Mountain Road project gets a boost


State transportation officials said yesterday that a project to widen Mountain Road, having reached a fiscal dead end last year, may again be considered for funding.

But the money to improve Route 3 in Crofton and relieve congestion is not likely to materialize any time soon.

The transportation officials, who included state Secretary of Transportation O. James Lighthizer and State Highway Administrator Hal Kassoff, made the remarks at an annual briefing to Anne Arundel officials.

District 31's State House delegation and Councilman Carl G. "Dutch" Holland have been pressing the state to widen Mountain Road. Traffic congestion along the busy road has become a major issue in the campaigns for local offices, including state Senate, House of Delegates and County Council.

The project was put on hold last year because of decreased federal and state spending on highway projects. State spending for highway projects hit a high of $750 million in 1990, but is expected to fall to less than $400 million by 1997.

"That had always been contemplated to drop," Mr. Kassoff said, noting that funding usually runs in cycles with spending for new projects followed by a period of spending on repair and maintenance.

"What was not contemplated was that [spending] would drop so suddenly," he said.

As a result of the drop in funding, no new construction projects worth more than $5 million will be started after the 1997 fiscal year, Mr. Kassoff said.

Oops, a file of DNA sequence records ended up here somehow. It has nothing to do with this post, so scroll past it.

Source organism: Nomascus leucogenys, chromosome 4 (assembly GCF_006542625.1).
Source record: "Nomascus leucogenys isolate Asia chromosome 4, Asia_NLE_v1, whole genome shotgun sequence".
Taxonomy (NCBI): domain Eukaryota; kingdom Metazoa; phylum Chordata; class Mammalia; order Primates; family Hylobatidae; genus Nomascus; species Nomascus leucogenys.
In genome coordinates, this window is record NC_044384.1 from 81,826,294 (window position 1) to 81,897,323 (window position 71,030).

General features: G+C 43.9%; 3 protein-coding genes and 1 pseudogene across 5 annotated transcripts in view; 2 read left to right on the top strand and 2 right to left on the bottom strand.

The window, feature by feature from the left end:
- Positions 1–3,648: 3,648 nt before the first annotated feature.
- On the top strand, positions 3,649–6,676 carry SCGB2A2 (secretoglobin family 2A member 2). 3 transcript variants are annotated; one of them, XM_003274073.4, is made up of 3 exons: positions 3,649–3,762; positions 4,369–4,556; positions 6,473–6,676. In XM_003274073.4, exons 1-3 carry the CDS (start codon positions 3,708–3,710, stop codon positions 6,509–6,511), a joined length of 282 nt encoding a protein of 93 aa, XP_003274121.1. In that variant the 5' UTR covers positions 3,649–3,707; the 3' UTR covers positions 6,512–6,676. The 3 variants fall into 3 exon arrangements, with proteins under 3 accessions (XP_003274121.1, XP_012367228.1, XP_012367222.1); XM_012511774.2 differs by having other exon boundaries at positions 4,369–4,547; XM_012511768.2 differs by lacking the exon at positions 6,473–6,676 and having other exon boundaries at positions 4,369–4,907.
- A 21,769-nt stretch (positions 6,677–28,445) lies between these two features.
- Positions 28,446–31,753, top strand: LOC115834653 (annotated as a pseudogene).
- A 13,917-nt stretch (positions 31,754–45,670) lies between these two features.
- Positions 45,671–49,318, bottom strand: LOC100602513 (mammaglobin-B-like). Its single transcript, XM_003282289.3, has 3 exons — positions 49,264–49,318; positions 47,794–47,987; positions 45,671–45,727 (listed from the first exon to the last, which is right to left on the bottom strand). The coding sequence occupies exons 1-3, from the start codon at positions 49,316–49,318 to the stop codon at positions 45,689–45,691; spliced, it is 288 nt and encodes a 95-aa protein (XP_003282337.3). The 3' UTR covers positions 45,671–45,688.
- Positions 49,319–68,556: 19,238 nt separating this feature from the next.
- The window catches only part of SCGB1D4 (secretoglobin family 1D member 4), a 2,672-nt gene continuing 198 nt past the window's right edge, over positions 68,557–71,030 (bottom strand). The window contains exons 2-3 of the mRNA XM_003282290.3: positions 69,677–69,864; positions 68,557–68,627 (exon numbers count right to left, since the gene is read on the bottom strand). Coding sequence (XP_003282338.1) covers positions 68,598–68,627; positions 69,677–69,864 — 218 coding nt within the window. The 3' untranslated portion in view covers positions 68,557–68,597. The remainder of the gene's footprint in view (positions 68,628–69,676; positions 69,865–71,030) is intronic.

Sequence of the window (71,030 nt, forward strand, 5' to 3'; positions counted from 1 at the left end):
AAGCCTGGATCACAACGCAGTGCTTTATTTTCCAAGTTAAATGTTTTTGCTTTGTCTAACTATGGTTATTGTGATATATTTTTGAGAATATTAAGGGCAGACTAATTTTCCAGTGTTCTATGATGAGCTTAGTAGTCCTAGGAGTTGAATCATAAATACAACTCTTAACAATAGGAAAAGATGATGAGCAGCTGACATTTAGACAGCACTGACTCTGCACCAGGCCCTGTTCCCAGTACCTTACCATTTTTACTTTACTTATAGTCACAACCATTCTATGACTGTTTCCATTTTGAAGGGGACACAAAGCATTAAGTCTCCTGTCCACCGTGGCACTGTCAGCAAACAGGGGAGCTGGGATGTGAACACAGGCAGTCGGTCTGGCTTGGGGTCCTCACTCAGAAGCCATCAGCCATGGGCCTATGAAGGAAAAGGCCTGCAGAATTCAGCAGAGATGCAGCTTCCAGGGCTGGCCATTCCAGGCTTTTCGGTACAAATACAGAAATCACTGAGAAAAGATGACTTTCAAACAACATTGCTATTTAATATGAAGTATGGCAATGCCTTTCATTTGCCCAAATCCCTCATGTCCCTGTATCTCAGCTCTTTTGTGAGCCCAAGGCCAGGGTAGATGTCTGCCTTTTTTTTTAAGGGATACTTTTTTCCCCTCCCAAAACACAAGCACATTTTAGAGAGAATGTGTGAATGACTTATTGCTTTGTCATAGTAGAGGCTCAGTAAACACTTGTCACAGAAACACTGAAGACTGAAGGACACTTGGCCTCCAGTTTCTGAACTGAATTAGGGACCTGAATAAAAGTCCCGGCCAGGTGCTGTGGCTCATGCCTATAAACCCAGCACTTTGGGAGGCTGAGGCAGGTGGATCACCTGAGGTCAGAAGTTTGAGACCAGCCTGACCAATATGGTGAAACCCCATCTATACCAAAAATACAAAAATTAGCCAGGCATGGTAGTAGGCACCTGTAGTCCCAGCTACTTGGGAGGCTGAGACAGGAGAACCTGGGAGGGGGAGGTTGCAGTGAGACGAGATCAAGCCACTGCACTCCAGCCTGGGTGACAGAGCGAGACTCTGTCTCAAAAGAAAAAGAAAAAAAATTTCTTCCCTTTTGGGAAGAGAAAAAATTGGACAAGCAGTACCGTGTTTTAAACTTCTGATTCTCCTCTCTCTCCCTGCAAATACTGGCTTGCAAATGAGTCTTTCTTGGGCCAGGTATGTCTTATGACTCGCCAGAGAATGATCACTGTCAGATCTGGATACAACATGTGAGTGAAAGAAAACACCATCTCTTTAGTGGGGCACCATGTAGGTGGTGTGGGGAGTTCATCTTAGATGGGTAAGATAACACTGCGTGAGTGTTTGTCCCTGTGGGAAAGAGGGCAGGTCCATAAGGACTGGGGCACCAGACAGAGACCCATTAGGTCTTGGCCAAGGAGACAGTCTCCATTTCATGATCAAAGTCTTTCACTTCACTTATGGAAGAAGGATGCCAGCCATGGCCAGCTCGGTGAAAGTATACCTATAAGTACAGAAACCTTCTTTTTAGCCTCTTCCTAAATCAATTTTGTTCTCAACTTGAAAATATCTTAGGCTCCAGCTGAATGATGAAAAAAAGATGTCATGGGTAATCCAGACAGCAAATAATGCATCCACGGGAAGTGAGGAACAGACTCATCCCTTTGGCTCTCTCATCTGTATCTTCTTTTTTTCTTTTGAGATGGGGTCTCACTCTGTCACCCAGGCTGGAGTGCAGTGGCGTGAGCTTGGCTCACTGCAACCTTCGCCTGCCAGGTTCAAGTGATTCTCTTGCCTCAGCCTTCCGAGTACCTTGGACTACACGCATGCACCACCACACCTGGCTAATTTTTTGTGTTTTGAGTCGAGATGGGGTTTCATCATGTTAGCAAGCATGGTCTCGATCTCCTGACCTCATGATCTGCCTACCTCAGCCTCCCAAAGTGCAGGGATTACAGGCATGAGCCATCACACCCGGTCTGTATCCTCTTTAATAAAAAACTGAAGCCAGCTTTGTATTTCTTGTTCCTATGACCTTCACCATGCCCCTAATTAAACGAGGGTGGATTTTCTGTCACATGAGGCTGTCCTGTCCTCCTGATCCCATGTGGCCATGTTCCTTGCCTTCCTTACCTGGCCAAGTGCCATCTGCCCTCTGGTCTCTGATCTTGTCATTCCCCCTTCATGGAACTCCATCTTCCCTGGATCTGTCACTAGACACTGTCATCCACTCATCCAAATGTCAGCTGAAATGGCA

Even though money is tight, Mr. Kassoff said the lobbying by Anne Arundel politicians paid off in terms of the Mountain Road project.

"This is back in as a candidate project. It is not funded at this point, but it certainly is a candidate for future funding," he said.

He also said that the design for the project is half-complete and that money for engineering may be found in the next two or three years. This does not include construction funds.

Still, the news was enough to give local officials cause for hope.

"We're going to push to get money next year," said Del. Joan Cadden, a Brooklyn Park Democrat.

Mr. Kassoff also told state Sen. Jack Cade, a Severna Park Republican, that it was unlikely any state money would be found for major improvements to Route 3 through Crofton or for a western bypass. It would be more realistic for the county to fix particular intersections such as Route 424 and the entrance to Crofton than to build a new limited-access highway, said Mr. Kassoff.

Regardless of what happens, Mr. Cade urged that something be done soon "because we are literally in gridlock in that area."

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